Mike Joy Gets Salty, Takes Unnecessary Shot at Fans During Phoenix Broadcast, and It’s Not a Good Look
The 2023 NASCAR Cup Series season didn’t get off to the best of starts for Fox at the Daytona 500, with many fans criticizing the network for showing too many commercials throughout the race. Veteran broadcaster Mike Joy heard the complaints. He addressed the situation on social media and responded to numerous comments and questions from fans.
This past weekend at Phoenix, the 73-year-old revealed the network is still receiving negative feedback when he took a different, much more aggressive approach during the broadcast, and called out a certain group of fans for their complaints. It wasn’t a good look.
Mike Joy takes unnecessary shot at fans
Since the Daytona 500, Mike Joy has, on multiple occasions, deliberately gone out of his way late in the race to let the viewing audience know about the upcoming commercials.
“53 laps to go,” Joy said a couple of weeks ago at Las Vegas Motor Speedway. “We want to be back for you full-screen with green-flag pit stops, so we’re going to take you Fox side-by-side with Larson leading by 1.2 over Denny Hamlin.”
A few minutes later, he provided more info before the next break.
“So with 38 laps to go, we’re going to take our final side-by-side pit stop under green,” he told the audience.
On Sunday at Phoenix, in the final stage with less than 100 laps to go, the veteran announcer took a dramatically different approach and a much more aggressive one with his remarks aimed at a specific portion of the viewing audience.
“Now, for all the keyboard warriors, I’m going to do this in words of one syllable,” Joy said. “The last green-flag full-screen break of this race comes right now.”
Commercials are part of a bigger problem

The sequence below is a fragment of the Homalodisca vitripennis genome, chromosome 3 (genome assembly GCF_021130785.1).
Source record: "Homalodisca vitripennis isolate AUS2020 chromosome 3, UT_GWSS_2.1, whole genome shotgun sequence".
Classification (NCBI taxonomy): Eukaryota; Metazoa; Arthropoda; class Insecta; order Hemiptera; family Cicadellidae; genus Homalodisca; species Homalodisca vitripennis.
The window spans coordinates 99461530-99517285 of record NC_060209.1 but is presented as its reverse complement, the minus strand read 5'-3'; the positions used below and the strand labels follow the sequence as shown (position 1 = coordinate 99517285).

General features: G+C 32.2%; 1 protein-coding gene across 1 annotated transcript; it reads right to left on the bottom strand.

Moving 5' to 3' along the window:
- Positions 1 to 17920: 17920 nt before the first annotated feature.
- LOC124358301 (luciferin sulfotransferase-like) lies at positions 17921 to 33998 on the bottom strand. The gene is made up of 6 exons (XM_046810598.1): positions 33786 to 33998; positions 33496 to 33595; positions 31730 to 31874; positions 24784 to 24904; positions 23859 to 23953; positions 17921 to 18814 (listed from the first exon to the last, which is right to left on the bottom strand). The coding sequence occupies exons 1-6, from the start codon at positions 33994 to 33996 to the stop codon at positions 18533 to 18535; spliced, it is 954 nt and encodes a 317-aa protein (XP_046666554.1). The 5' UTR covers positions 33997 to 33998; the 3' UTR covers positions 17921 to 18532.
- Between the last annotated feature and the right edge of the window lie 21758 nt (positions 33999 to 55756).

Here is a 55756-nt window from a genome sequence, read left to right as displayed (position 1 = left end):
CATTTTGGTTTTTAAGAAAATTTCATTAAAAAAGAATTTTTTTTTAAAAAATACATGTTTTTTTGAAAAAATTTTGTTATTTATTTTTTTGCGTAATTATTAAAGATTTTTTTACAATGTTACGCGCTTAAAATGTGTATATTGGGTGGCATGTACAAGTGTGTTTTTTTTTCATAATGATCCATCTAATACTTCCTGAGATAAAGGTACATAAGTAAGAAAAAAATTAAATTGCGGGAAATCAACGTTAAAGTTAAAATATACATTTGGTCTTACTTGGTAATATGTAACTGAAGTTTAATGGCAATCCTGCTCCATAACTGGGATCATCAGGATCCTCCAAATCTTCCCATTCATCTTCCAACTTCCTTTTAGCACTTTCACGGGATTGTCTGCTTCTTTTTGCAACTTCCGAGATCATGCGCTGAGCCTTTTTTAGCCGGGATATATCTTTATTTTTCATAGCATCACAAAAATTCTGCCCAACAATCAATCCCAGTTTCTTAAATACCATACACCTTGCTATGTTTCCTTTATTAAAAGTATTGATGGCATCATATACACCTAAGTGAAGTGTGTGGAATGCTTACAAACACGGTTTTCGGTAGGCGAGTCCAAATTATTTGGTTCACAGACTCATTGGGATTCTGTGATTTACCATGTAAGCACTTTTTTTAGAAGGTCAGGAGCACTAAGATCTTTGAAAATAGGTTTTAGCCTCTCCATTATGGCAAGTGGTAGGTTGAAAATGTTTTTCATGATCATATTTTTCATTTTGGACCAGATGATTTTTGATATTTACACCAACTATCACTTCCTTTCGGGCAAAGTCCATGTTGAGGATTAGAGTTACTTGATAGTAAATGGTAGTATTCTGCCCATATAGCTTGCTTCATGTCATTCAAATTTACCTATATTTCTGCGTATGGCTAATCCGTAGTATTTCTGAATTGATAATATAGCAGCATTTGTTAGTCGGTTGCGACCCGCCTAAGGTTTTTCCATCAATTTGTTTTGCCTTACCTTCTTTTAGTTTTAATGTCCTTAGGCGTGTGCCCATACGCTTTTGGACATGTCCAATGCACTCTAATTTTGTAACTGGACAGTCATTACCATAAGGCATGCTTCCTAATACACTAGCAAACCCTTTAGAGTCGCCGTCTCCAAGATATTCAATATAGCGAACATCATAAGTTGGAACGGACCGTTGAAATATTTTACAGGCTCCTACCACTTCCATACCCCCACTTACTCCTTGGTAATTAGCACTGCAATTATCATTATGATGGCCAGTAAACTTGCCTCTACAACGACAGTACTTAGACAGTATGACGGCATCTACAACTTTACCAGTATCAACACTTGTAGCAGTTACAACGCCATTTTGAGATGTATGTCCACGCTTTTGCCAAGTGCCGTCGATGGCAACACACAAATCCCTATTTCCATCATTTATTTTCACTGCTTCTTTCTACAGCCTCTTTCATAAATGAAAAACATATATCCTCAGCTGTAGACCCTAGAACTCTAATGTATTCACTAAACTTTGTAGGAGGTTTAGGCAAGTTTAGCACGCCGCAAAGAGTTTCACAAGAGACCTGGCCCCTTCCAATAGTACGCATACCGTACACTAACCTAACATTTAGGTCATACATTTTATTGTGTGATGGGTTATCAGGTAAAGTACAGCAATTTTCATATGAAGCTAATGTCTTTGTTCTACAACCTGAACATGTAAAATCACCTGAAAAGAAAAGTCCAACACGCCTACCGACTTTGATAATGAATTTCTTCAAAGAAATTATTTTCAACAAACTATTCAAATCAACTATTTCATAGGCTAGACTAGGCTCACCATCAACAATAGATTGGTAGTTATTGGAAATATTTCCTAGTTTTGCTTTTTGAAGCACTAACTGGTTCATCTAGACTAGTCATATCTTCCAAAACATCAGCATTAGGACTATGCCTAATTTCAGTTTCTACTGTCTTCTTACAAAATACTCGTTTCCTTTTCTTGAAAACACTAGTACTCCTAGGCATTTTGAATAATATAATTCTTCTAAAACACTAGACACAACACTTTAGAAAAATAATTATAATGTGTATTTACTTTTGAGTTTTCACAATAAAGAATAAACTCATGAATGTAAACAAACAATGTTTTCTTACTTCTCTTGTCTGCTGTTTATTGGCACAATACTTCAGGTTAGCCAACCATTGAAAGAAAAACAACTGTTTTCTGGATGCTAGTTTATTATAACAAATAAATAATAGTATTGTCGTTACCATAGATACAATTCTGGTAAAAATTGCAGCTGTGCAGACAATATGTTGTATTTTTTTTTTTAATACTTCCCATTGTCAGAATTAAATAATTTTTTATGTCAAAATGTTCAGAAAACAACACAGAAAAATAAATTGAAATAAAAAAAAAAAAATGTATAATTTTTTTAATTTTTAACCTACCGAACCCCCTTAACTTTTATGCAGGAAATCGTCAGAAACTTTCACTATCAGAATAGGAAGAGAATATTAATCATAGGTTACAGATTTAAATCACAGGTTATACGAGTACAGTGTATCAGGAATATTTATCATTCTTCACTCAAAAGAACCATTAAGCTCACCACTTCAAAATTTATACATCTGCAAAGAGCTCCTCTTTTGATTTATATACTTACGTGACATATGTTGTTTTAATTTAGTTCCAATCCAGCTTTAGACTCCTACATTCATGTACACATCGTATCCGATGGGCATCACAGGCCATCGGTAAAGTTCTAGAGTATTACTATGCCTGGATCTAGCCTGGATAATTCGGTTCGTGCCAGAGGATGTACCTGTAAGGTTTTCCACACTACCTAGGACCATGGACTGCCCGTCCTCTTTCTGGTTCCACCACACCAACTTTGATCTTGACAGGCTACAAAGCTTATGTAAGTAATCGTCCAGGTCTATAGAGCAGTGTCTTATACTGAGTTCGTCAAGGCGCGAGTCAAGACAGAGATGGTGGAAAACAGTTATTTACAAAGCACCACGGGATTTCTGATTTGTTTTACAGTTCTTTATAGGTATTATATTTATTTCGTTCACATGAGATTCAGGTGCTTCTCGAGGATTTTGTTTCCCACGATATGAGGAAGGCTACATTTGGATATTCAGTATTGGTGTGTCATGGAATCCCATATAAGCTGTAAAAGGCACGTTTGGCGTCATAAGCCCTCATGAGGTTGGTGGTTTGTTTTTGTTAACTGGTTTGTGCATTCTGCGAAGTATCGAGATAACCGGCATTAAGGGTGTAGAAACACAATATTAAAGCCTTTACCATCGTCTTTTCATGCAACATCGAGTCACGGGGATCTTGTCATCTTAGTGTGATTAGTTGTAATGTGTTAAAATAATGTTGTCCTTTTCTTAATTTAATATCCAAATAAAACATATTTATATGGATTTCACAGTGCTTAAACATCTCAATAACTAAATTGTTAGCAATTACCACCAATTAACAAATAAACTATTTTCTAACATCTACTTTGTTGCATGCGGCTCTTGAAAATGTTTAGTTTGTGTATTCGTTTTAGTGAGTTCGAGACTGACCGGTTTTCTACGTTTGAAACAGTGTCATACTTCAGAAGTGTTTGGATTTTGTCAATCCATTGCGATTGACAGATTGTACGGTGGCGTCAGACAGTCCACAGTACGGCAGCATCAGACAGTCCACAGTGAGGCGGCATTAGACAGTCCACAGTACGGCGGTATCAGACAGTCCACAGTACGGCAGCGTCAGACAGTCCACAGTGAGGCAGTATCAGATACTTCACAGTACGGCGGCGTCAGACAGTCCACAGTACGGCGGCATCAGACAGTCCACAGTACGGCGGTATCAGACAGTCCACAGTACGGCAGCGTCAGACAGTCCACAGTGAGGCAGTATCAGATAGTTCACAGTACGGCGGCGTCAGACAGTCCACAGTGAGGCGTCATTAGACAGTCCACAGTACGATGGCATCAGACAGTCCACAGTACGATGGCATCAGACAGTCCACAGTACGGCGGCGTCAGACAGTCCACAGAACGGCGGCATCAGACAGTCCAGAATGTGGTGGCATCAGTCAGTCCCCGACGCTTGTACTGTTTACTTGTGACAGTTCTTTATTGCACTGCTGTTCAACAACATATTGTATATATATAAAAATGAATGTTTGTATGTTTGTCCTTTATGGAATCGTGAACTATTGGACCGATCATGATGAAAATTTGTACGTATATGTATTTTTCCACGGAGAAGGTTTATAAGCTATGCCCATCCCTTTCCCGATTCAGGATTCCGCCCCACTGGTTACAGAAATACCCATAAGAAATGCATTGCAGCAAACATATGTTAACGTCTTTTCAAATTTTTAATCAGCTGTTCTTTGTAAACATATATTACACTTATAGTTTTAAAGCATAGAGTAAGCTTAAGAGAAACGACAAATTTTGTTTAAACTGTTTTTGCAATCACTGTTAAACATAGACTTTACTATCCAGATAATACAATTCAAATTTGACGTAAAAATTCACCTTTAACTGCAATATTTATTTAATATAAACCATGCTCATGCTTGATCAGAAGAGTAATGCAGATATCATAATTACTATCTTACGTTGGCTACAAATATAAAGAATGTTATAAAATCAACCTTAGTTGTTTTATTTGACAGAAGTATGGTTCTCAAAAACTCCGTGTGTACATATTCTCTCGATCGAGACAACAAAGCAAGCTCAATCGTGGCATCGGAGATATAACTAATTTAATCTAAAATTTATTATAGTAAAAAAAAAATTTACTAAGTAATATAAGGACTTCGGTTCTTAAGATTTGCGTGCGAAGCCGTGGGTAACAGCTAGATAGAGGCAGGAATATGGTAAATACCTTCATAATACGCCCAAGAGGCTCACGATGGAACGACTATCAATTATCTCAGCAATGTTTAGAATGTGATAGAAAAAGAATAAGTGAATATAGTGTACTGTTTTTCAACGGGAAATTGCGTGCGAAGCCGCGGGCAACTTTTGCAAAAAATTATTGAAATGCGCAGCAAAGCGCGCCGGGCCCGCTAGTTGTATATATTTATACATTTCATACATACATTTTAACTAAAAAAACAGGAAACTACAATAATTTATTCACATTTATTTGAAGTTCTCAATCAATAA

Since the Daytona 500 and with so many people outspoken about the number of advertisements during the broadcast, we’ve introduced our weekly Commercial Tracker at Sportscasting, where we provide the following statistics for each race: number of commercial breaks (including side-by-sides) broken down by stage, total commercials, total time of commercials, and total laps missed by the viewing audience.
While statistics show there hasn’t been any significant increase in the number of commercials per broadcast over the last two decades, it’s still overwhelming when you look at the numbers for an individual race.
Take, for example, this past weekend’s race at Phoenix when Joy got salty.
The three-hour race, from green flag to checkered, aired 19 commercial breaks (4 side-by-side) with a staggering total of 114 commercials. These include all advertisements, ranging from the 15-second Coke ad to the 1:30-long Paxlovid spot. The total time for the commercials was 47:50, or 26.57% of the broadcast.
The most important stat to fans is 48. That’s the number of green-flag laps missed. As fans have seen in the past, something critical like a wreck or conflict can develop during those times (see Denny Hamlin at Gateway last year).
Fans frustrated with Fox’s overall poor production
While fans have understandably expressed their frustration with the number of commercials, that’s not the only source of their irritation. They are also agitated by the network’s overall production quality or lack thereof.
Too often, it feels like the right hand doesn’t know what the left hand is doing, and the director doesn’t understand the flow of the race and the developing storylines. That includes cameras showing one thing on-track while Joy and those in the broadcast booth discuss something completely different.
We’ve noted numerous blunders in the last couple of years, and it happened again this past weekend when the broadcast went to its “Crank It Up” segment moments before it was apparent to those watching that Kevin Harvick, after dozens of laps, was finally about to pass race leader Kyle Larson.
The network returned to the action between the two cars just as the pass was happening and Clint Bowyer actually jumped in and interrupted the segment.
“How about that! Made the pass! I heard even on there!” Bowyer said excitedly. “Forget Crank It Up! Clint’s cranking it up. I’m cranking it up because the 4 car just made the pass for the lead.”
It’s not a good look when one of your announcers has to call out the broadcast production because of its poor timing. But that’s become the norm for Fox’s NASCAR coverage, just like all of the commercials. And fans are justifiably tired of it. And they will continue to express those frustrations, no matter how many times Joy may fire shots their way.
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